CES 2019: Qualcomm will test its C-V2X connected-car tech in Las Vegas

It's the first time this tech has been tested in Las Vegas, but it's not the first V2X tech to make it to Sin City.

Andrew Krok Reviews Editor / Cars
Cars are Andrew's jam, as is strawberry. After spending years as a regular ol' car fanatic, he started working his way through the echelons of the automotive industry, starting out as social-media director of a small European-focused garage outside of Chicago. From there, he moved to the editorial side, penning several written features in Total 911 Magazine before becoming a full-time auto writer, first for a local Chicago outlet and then for CNET Cars.
Andrew Krok
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C-V2X can spell the difference between "thank goodness" and "what's our insurance deductible?"


Qualcomm's CES 2019 presence is all about the connected car. In addition to a big announcement with Ford, the chipmaker is about to test its tech among the bright lights of Las Vegas.

Qualcomm announced at CES 2019 that it has partnered with the City of Las Vegas to test its cellular vehicle-to-everything (C-V2X) technology on public roads. Qualcomm and its partners will install roadside C-V2X units on multiple roads in Las Vegas to not only demonstrate the benefits of C-V2X, but also to highlight Las Vegas itself as a place for nascent automotive tech to stretch its legs.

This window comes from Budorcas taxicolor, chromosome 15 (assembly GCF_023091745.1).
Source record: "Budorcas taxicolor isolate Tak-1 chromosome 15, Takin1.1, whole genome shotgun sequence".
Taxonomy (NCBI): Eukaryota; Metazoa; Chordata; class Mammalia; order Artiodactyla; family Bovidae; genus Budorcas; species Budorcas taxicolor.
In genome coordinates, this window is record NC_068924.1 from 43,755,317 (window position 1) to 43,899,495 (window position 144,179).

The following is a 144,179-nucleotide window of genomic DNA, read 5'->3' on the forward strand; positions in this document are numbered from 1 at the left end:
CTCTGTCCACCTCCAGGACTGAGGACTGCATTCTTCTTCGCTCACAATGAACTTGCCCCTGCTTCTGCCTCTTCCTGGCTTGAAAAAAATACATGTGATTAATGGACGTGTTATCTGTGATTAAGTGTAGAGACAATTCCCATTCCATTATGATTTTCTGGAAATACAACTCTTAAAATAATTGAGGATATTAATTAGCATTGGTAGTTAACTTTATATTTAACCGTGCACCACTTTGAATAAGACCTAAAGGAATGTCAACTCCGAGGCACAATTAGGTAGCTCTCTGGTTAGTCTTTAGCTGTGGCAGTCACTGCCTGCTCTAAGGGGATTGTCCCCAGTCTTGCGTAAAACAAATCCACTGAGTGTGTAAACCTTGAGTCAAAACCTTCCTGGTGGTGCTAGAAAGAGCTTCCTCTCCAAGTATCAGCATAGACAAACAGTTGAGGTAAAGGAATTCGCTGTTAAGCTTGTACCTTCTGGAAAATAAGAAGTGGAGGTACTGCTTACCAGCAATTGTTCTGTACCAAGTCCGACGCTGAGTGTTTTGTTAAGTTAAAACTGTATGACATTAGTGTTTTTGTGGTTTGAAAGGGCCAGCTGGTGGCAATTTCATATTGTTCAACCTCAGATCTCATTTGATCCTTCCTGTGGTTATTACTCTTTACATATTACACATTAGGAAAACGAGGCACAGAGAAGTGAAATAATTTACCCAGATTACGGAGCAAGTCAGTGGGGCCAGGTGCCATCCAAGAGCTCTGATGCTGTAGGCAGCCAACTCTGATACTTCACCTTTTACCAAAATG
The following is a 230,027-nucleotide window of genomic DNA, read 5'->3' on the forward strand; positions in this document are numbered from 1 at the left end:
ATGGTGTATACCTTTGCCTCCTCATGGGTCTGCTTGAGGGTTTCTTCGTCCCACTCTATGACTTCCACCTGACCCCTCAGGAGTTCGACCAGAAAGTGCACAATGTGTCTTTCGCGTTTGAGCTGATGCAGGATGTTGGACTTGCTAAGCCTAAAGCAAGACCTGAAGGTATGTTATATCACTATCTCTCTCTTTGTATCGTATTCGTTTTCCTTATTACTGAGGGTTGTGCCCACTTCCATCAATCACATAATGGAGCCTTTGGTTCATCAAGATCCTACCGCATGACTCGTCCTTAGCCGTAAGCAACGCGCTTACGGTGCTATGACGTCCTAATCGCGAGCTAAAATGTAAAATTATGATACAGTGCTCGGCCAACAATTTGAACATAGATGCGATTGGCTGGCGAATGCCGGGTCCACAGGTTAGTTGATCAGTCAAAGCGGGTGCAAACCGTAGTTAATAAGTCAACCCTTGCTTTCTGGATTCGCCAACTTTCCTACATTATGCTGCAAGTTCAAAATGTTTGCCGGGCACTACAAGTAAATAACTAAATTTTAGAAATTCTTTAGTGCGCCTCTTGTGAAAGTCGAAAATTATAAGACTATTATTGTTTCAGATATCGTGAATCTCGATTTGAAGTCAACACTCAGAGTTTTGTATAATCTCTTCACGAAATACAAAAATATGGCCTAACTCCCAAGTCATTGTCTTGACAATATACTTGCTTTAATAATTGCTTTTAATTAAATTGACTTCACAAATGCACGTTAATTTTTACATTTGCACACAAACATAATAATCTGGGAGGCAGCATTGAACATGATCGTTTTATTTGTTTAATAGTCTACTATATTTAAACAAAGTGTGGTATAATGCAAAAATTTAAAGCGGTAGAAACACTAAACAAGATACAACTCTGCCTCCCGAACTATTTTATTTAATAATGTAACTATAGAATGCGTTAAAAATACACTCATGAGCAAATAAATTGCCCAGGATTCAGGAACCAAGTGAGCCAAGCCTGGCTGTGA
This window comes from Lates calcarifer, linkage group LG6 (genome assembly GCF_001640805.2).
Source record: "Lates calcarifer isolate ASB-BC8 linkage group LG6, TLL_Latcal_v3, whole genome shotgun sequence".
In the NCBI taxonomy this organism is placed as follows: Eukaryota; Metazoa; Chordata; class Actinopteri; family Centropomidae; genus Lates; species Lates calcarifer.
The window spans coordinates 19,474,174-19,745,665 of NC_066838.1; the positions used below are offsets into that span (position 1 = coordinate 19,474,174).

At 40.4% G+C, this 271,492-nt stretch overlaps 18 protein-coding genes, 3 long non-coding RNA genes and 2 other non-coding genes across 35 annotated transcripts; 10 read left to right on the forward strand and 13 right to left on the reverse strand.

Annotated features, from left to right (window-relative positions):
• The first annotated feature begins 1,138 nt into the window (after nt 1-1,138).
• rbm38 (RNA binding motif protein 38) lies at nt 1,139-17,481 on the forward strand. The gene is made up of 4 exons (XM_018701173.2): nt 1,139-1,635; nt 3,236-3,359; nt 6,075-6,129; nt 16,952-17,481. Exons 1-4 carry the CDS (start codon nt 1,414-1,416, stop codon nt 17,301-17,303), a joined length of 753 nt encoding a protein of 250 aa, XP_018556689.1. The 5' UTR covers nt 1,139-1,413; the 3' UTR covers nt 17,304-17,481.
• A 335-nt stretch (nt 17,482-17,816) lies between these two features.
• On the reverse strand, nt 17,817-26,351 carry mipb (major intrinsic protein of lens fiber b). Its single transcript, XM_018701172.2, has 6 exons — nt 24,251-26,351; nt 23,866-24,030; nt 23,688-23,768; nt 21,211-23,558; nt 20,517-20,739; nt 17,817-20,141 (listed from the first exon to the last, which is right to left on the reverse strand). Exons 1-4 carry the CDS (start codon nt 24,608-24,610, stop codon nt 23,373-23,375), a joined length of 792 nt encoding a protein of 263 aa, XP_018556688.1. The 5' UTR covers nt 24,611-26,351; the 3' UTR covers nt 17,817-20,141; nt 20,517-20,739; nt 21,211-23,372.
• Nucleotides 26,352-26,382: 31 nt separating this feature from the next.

While C-V2X can cover all sorts of situations, Qualcomm only mentioned "signal phase and timing and traffic messaging to vehicles." The former part of that, signal phase and timing, has already been demonstrated in Las Vegas; Audi's Traffic Light Information system has been running in Las Vegas since 2016. It beams traffic light data to the car, telling the driver when a light is expected to change.

The cellular part of C-V2X refers to the fact that it primarily operates on cellular networks, and it'll eventually be compatible with 5G once that takes over everything we know and love. But in the event cellular networks are hard to come by (not a problem in Vegas, at least on the Strip), it can also function on the 5.9-gigahertz spectrum, aka 802.11p, aka dedicated short-range communications (DSRC).

Qualcomm gets yet another flexibility point for being brand-agnostic, too. While Qualcomm and Ford announced earlier today that new Ford vehicles will pack C-V2X tech starting in 2022, C-V2X has already been demonstrated with Audi and Ford vehicles communicating with one another. This isn't some solution that'll be limited to one automaker -- anyone who wants to hitch their horse to Qualcomm's C-V2X wagon is welcome to.

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